3) You fail to see the duality in Gaarder's critique of the state of Israel - Israel of today as an aggressive state and an Israel of 1948. It would be a mistake to understand what he calls Israel of 1948 literally (in that case Gaarder's "no way back" would be final as one can't turn back time). Because as much as that state could evolve into a state of Israel as of today, it can also develop into a state from now on that honours the rights of the Palestinians. So if you in the beginning of your analysis understand that Gaarder says the state of Israel is no longer legitimate per se (your current critique is unclear here so I'm not quite sure whether this is what you're saying), you're missing the point. He calls for a reshaping of this state to the better. Other states have done that. South Africa is one. Hence what he denunciates isn't a state called Israel on the map, but the state of Israel in how it deals with the Palestinians and other neighbours in the years following 1948. However, if you feel the state of Israel today is its o n l y possible and only correct form, I understand your attack on Gaarder. But you don't have my sympathy.

Beyond stating the above-made reasons that may also serve as useful pointers in a reading of Gaarder's "God's chosen people" I withdraw from this debate. You're not open to responding to points made to you (and I've made too many efforts to make available other perspectives on Gaarder's "God's chosen people" as it is). Consequently you also refuse to problematise them as a debater. Responding here is therefore futile. That being your position on the Gaarder row, you might as well put up a post saying "respond in the comments section only if you agree with me, otherwise beware, I might ignore you and I might also go to personal attacks on you on whichever ground I can."

On such grounds I fail to see the value of a discussion.

Leif Knutsen

Roar, there is no personal attack against you in my analysis, and your wish to interpret it that way reflects the utter lack of any reasonable arguments you have.

I am Norwegian, I understand the readers, and it is only fair that I read the op-ed on its own merits. To do otherwise is intellectually dishonest.

I omitted only a few lines toward the end but covered every single other one, so it is exactly what I said it would be.

Roar, you've lost the argument - your verbosity didn't get you anywhere. And stop lecturing me about honor.


Interesting analysis.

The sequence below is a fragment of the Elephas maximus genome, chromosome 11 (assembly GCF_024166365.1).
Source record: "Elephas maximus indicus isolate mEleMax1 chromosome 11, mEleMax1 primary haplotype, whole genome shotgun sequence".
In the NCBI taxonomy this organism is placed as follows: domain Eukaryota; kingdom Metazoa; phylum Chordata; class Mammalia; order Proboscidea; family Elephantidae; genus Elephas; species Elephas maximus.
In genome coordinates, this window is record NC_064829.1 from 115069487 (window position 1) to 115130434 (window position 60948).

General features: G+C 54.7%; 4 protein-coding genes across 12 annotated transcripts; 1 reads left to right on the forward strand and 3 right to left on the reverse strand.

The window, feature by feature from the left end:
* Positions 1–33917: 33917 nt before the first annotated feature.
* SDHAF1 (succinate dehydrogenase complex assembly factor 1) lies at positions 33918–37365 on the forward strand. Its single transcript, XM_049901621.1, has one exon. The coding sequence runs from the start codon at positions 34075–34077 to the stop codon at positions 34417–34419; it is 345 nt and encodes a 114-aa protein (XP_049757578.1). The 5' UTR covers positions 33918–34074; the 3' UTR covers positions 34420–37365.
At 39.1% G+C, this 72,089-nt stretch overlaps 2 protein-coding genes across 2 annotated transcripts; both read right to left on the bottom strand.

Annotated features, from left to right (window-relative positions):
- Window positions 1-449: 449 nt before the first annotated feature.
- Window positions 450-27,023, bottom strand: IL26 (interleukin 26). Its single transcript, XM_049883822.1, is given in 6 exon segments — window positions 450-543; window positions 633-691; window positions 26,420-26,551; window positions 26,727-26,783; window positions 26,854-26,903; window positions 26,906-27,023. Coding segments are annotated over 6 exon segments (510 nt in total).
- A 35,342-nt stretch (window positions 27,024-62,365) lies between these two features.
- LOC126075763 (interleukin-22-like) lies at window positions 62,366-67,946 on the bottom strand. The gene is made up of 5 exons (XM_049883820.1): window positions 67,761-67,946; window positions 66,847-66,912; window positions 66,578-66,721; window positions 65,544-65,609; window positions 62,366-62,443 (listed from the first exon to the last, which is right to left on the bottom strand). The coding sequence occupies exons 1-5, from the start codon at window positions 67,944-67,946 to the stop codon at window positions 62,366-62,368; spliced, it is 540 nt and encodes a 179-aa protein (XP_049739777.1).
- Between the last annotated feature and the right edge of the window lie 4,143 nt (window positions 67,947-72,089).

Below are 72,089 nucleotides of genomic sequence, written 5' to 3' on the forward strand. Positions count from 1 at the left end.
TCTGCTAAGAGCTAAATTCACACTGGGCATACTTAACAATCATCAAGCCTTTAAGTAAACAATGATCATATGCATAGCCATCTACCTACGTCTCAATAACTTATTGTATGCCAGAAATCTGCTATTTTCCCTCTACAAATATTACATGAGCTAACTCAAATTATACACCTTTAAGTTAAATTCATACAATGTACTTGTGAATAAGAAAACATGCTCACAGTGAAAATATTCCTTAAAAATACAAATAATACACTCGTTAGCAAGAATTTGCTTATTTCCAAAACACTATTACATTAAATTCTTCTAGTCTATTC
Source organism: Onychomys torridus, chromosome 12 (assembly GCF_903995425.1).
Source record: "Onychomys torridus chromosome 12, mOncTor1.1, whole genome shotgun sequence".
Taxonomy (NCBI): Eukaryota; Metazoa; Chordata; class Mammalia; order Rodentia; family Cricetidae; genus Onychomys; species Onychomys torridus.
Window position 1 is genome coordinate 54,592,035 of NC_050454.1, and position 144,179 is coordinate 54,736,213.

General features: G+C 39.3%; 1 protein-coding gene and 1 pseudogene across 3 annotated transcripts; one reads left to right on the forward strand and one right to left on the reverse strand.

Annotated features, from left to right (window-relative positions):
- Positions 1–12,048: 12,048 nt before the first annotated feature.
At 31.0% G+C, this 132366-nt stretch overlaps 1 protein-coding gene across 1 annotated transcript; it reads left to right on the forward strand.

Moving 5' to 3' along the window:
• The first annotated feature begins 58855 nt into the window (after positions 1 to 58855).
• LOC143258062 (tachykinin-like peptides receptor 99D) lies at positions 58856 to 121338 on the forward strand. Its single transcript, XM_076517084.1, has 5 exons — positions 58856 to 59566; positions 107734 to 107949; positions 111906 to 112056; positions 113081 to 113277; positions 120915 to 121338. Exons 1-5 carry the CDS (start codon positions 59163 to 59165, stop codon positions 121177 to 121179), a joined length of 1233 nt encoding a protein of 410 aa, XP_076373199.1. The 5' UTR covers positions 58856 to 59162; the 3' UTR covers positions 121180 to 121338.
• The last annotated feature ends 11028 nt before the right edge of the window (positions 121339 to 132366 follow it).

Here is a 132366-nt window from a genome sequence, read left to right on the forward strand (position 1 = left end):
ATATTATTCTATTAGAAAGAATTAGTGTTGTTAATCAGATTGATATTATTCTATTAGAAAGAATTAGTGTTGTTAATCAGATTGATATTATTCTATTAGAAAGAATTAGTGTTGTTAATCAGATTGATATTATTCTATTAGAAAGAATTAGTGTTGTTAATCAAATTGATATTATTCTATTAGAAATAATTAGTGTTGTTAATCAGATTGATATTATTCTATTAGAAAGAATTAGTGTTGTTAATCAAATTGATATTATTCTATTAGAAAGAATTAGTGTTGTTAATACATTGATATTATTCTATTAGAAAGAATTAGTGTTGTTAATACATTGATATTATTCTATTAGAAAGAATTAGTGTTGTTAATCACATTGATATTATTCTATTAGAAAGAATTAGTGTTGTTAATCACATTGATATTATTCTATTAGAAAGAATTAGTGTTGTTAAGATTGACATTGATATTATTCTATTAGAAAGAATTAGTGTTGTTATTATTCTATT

I deconstructed it a little bit elsewhere but focussed on the religious aspects, separating them from the criticism of Israel, which I would deem legitimate even if I don't agree with it.

"I broke up the piece and pulled out the parts which I feel specifically target Jews, as opposed to Israeli government policy.

I'd just like to make two things clear.
1. I don't think that Gaarder is consciously anti semitic. I think that he views himself as a humanitarian, dislikes what he has heard of Israel and has heard of the religious right, although he is badly misinformed as to the their numbers. However what comes up in his writing are a number of prejudices which can only be explained as anti judaism as they favourably reference Christianity, so I cannot surmise that he is simply anti religion.
2. I have found the response of many Norwegians to be very interesting. Obviously they are very proud of their reputation as humanitarians and their role in the world as neutral peacemakers, and rightly so. However, from many who dismiss those who say that Gaarders piece is anti semitic, I get the distinct feeling that they just have trouble believing that any Norwegian could say or believe something which is biased in any way. Could I be correct?

Anyway, these are the lines which are distinctly anti semitic with explanations:

We don't believe in the illusion of God's chosen people. We laugh at this people's conceits and cry over its misdeeds.
"Chosen People" is the biblical term for the Jews. "Peoples conceits" calls the Jews conceited

"To act as God's chosen people is not only stupid and arrogant, but a crime against humanity". Again focuses on Jews, not Israelis. Now to be one of "Gods Chosen People" is a crime against humanity. If he is talking about Israel the State, he should not have used a religious reference.

"We don't believe in divine promises as a basis for occupation and apartheid"